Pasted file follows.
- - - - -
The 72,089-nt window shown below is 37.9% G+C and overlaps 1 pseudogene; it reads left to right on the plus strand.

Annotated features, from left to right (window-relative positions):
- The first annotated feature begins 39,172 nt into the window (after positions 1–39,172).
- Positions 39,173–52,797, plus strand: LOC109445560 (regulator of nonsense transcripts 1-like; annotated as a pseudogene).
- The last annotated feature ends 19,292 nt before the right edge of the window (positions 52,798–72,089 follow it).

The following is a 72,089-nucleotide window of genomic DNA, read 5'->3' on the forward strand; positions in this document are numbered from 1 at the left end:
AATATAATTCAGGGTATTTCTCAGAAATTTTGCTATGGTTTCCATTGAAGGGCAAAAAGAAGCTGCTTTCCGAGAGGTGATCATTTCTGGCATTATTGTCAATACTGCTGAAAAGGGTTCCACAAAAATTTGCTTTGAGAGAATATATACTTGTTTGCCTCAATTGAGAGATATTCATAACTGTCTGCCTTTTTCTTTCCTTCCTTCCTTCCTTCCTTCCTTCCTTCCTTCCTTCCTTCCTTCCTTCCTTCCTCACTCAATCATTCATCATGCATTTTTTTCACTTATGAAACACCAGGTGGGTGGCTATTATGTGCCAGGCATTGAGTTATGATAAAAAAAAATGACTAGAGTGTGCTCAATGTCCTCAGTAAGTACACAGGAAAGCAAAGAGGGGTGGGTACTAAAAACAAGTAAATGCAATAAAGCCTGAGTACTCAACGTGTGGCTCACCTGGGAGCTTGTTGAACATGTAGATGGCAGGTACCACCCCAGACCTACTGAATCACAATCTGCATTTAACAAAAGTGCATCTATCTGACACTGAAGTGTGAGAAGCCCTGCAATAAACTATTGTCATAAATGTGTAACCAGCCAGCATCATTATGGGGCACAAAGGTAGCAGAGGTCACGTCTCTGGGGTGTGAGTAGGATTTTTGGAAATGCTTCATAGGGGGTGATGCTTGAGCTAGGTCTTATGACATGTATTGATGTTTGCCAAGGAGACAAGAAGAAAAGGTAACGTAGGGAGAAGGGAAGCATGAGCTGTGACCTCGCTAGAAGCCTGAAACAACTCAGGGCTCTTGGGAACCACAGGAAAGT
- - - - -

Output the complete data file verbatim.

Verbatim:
The 72,089-nt window shown below is 37.9% G+C and overlaps 1 pseudogene; it reads left to right on the plus strand.

Annotated features, from left to right (window-relative positions):
- The first annotated feature begins 39,172 nt into the window (after positions 1–39,172).
- Positions 39,173–52,797, plus strand: LOC109445560 (regulator of nonsense transcripts 1-like; annotated as a pseudogene).
- The last annotated feature ends 19,292 nt before the right edge of the window (positions 52,798–72,089 follow it).

The following is a 72,089-nucleotide window of genomic DNA, read 5'->3' on the forward strand; positions in this document are numbered from 1 at the left end:
AATATAATTCAGGGTATTTCTCAGAAATTTTGCTATGGTTTCCATTGAAGGGCAAAAAGAAGCTGCTTTCCGAGAGGTGATCATTTCTGGCATTATTGTCAATACTGCTGAAAAGGGTTCCACAAAAATTTGCTTTGAGAGAATATATACTTGTTTGCCTCAATTGAGAGATATTCATAACTGTCTGCCTTTTTCTTTCCTTCCTTCCTTCCTTCCTTCCTTCCTTCCTTCCTTCCTTCCTTCCTTCCTTCCTCACTCAATCATTCATCATGCATTTTTTTCACTTATGAAACACCAGGTGGGTGGCTATTATGTGCCAGGCATTGAGTTATGATAAAAAAAAATGACTAGAGTGTGCTCAATGTCCTCAGTAAGTACACAGGAAAGCAAAGAGGGGTGGGTACTAAAAACAAGTAAATGCAATAAAGCCTGAGTACTCAACGTGTGGCTCACCTGGGAGCTTGTTGAACATGTAGATGGCAGGTACCACCCCAGACCTACTGAATCACAATCTGCATTTAACAAAAGTGCATCTATCTGACACTGAAGTGTGAGAAGCCCTGCAATAAACTATTGTCATAAATGTGTAACCAGCCAGCATCATTATGGGGCACAAAGGTAGCAGAGGTCACGTCTCTGGGGTGTGAGTAGGATTTTTGGAAATGCTTCATAGGGGGTGATGCTTGAGCTAGGTCTTATGACATGTATTGATGTTTGCCAAGGAGACAAGAAGAAAAGGTAACGTAGGGAGAAGGGAAGCATGAGCTGTGACCTCGCTAGAAGCCTGAAACAACTCAGGGCTCTTGGGAACCACAGGAAAGT